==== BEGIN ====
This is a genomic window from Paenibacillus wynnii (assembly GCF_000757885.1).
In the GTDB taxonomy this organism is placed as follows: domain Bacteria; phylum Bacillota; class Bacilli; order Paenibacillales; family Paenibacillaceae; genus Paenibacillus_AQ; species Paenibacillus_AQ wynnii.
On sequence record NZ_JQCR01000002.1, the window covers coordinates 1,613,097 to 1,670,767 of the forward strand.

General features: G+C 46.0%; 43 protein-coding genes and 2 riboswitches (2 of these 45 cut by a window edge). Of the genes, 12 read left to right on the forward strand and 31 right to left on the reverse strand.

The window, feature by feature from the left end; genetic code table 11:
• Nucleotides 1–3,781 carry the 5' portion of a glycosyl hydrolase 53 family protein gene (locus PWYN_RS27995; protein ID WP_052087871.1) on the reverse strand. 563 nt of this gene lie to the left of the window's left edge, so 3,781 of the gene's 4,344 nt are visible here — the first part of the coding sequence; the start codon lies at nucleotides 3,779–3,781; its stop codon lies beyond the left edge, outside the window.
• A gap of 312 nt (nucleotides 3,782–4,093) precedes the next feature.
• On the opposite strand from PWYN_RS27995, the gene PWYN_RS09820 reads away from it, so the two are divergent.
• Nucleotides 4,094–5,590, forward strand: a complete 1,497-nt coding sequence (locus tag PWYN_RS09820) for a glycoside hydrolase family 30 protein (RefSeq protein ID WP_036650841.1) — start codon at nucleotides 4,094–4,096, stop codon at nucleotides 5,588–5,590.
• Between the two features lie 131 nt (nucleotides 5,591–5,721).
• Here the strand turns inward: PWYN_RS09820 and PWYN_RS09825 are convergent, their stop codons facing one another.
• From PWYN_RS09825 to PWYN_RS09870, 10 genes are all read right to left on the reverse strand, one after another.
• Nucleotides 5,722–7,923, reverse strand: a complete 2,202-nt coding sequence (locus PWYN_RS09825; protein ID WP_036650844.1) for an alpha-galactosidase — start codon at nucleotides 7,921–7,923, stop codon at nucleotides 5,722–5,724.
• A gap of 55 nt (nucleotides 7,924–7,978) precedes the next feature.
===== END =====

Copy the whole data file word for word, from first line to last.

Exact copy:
This is a genomic window from Paenibacillus wynnii (assembly GCF_000757885.1).
In the GTDB taxonomy this organism is placed as follows: domain Bacteria; phylum Bacillota; class Bacilli; order Paenibacillales; family Paenibacillaceae; genus Paenibacillus_AQ; species Paenibacillus_AQ wynnii.
On sequence record NZ_JQCR01000002.1, the window covers coordinates 1,613,097 to 1,670,767 of the forward strand.

General features: G+C 46.0%; 43 protein-coding genes and 2 riboswitches (2 of these 45 cut by a window edge). Of the genes, 12 read left to right on the forward strand and 31 right to left on the reverse strand.

The window, feature by feature from the left end; genetic code table 11:
• Nucleotides 1–3,781 carry the 5' portion of a glycosyl hydrolase 53 family protein gene (locus PWYN_RS27995; protein ID WP_052087871.1) on the reverse strand. 563 nt of this gene lie to the left of the window's left edge, so 3,781 of the gene's 4,344 nt are visible here — the first part of the coding sequence; the start codon lies at nucleotides 3,779–3,781; its stop codon lies beyond the left edge, outside the window.
• A gap of 312 nt (nucleotides 3,782–4,093) precedes the next feature.
• On the opposite strand from PWYN_RS27995, the gene PWYN_RS09820 reads away from it, so the two are divergent.
• Nucleotides 4,094–5,590, forward strand: a complete 1,497-nt coding sequence (locus tag PWYN_RS09820) for a glycoside hydrolase family 30 protein (RefSeq protein ID WP_036650841.1) — start codon at nucleotides 4,094–4,096, stop codon at nucleotides 5,588–5,590.
• Between the two features lie 131 nt (nucleotides 5,591–5,721).
• Here the strand turns inward: PWYN_RS09820 and PWYN_RS09825 are convergent, their stop codons facing one another.
• From PWYN_RS09825 to PWYN_RS09870, 10 genes are all read right to left on the reverse strand, one after another.
• Nucleotides 5,722–7,923, reverse strand: a complete 2,202-nt coding sequence (locus PWYN_RS09825; protein ID WP_036650844.1) for an alpha-galactosidase — start codon at nucleotides 7,921–7,923, stop codon at nucleotides 5,722–5,724.
• A gap of 55 nt (nucleotides 7,924–7,978) precedes the next feature.